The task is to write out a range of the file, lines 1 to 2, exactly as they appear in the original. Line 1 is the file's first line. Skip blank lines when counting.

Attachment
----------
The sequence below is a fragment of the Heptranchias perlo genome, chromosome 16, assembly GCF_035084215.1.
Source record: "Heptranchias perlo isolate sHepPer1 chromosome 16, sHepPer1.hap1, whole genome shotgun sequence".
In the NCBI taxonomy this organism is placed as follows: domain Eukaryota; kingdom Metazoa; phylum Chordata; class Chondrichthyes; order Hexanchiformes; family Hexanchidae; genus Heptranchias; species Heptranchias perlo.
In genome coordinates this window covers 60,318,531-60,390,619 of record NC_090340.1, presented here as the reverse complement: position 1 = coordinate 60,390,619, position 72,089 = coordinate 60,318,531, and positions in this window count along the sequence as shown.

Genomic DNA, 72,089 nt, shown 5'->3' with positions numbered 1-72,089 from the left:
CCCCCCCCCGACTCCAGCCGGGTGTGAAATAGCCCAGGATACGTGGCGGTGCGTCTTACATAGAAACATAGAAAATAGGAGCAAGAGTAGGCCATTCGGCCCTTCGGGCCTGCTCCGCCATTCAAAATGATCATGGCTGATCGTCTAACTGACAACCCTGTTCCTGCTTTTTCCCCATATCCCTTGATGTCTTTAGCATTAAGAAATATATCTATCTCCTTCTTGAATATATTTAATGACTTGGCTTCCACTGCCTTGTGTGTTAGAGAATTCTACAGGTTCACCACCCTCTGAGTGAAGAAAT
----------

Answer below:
The sequence below is a fragment of the Heptranchias perlo genome, chromosome 16, assembly GCF_035084215.1.
Source record: "Heptranchias perlo isolate sHepPer1 chromosome 16, sHepPer1.hap1, whole genome shotgun sequence".